I did some financial exams just before Christmas. One of the questions in the essay section was: "One of the most important elements in choosing a fund should be the level of charges and other expenses.' Critically assess this statement."
As regular readers will know, we have been critically assessing this statement in MoneyWeek for over a decade. Sometimes life is kind. However, while I think you know how we feel about charges (and I'm pleased to say that the examiners appear to agree with us), it is a subject worth revisiting given it's now only a matter of days until those who want to use their full individual savings account (Isa) allowance for this year need to have moved the cash into their wrappers. Once that's done, they'll want to start thinking about where that cash goes.
We've got some good ideas for you on this in the magazine (see our Roundtable). But as you wander the investment universe with your £11,600, try not to commit to anything until you have looked back to a note, referenced by Peter Bennett of Walker Crips this week, but originally written in 1997 by the kings of the low-cost tracking business, Vanguard.
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In it, they showed the effects of total costs of 2.5% a year around what the average unit trust still costs once trading commissions and the like are included on £10,000 invested for 40 years at a growth rate of 10%. If you had been able to invest the money cost-free in the index, you'd have ended up with £452,600. In the fund? £180,000. Of the return, 62% is "trousered" by the fund manager. It is, as Bennett says, "jawdropping".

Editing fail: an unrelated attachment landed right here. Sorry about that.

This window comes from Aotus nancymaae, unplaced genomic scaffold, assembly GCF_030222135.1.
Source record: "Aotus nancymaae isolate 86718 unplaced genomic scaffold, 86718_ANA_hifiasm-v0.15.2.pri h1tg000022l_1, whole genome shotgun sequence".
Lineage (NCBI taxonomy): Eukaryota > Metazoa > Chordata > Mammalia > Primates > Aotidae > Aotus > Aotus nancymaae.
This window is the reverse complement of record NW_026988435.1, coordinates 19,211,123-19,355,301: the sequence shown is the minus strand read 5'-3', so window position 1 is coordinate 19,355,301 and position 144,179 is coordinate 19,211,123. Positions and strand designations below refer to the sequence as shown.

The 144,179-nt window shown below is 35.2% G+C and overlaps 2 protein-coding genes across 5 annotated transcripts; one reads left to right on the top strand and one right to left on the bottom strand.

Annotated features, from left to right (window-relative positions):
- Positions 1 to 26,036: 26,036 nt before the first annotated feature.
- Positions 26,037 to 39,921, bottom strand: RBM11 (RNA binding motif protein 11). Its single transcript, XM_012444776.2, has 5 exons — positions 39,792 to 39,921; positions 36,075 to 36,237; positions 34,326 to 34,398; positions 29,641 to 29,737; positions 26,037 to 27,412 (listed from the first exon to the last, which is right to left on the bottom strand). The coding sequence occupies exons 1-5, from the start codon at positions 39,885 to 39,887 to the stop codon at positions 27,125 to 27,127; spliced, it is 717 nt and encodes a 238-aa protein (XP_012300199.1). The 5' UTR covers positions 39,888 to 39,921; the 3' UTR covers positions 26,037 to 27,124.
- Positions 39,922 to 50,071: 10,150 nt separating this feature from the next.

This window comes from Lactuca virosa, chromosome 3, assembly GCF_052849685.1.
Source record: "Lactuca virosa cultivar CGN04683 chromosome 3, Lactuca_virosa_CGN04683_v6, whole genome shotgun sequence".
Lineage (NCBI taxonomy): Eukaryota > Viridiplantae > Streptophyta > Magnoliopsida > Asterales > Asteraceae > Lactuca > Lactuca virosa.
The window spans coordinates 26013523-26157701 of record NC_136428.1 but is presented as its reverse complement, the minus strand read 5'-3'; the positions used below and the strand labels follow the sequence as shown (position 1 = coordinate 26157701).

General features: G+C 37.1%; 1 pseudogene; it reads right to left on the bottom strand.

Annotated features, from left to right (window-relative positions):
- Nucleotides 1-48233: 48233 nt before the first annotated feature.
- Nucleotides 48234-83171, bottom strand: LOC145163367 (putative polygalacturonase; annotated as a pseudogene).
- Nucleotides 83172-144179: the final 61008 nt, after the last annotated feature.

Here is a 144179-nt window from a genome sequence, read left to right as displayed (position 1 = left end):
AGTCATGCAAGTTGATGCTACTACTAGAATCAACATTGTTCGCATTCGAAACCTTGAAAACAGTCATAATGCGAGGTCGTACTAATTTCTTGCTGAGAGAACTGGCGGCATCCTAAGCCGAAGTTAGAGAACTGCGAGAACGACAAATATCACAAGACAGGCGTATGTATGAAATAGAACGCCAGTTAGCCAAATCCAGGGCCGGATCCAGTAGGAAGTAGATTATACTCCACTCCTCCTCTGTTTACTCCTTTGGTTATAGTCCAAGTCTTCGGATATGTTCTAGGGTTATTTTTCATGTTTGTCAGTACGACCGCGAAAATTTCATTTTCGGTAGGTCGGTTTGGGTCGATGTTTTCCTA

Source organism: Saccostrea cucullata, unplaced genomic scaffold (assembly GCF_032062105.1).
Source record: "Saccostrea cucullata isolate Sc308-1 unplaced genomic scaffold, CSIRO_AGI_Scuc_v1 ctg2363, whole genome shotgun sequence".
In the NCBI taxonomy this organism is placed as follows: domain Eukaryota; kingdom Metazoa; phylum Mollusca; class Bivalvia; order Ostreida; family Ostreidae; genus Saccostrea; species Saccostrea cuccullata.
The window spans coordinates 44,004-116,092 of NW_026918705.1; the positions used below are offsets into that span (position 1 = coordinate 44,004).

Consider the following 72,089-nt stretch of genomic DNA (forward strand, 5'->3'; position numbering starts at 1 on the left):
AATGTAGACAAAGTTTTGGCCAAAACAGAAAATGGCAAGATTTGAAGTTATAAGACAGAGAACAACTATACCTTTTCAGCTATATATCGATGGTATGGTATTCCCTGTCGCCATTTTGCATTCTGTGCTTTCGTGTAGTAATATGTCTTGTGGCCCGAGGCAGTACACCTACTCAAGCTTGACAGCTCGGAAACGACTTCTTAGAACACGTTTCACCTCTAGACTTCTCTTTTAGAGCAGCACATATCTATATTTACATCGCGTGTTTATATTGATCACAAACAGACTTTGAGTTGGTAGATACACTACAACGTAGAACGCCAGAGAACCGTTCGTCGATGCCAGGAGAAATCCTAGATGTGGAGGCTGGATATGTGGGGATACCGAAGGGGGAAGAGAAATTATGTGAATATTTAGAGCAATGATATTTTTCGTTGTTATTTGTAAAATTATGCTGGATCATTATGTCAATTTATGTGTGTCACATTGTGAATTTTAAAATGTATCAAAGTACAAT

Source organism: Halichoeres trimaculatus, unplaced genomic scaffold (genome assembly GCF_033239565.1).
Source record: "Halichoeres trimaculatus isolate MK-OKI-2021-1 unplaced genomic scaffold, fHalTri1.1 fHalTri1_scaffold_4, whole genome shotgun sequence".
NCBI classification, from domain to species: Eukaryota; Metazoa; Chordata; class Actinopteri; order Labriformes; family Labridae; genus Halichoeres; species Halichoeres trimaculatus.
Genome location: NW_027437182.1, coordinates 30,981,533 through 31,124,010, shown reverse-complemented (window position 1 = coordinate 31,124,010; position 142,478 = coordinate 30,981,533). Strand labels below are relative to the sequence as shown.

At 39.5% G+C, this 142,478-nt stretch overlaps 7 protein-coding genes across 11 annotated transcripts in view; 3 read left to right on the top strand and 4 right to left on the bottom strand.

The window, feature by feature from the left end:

But it's worse than even these figures suggest. Why? Because most funds don't even do as well as the index. Over the average five-year period, just 25% of fund managers beat their chosen benchmark. So, to be clear, 75% of them merely meet the performance of their index, or underperform it.
This doesn't mean you shouldn't buy active funds there are good arguments to be made to suggest that, particularly in low-return environments such as ours, good managers are worth seeking out. But it does mean you should look at costs and structures carefully before you buy anything this year.
Do so, and as the model answer from my exam (see Cisi.org) notes, the evidence would "generally be critical of hedge funds and insurance bonds" and would "favour investment trusts relative to unit trusts".
Our model portfolio of investment trusts is available here. I would also draw your attention to the closed-end funds mentioned by David C Stevenson and to the Witan Investment Trust, which recently announced its 38th consecutive dividend rise; returned over 15% last year; is reasonably priced (the total expense ratio is 0.69% although there are performance fees); and still sees its shares trading at an 11% discount to their net asset value.
Merryn Somerset Webb started her career in Tokyo at public broadcaster NHK before becoming a Japanese equity broker at what was then Warburgs. She went on to work at SBC and UBS without moving from her desk in Kamiyacho (it was the age of mergers).
After five years in Japan she returned to work in the UK at Paribas. This soon became BNP Paribas. Again, no desk move was required. On leaving the City, Merryn helped The Week magazine with its City pages before becoming the launch editor of MoneyWeek in 2000 and taking on columns first in the Sunday Times and then in 2009 in the Financial Times
Twenty years on, MoneyWeek is the best-selling financial magazine in the UK. Merryn was its Editor in Chief until 2022. She is now a senior columnist at Bloomberg and host of the Merryn Talks Money podcast - but still writes for Moneyweek monthly.
Merryn is also is a non executive director of two investment trusts – BlackRock Throgmorton, and the Murray Income Investment Trust.
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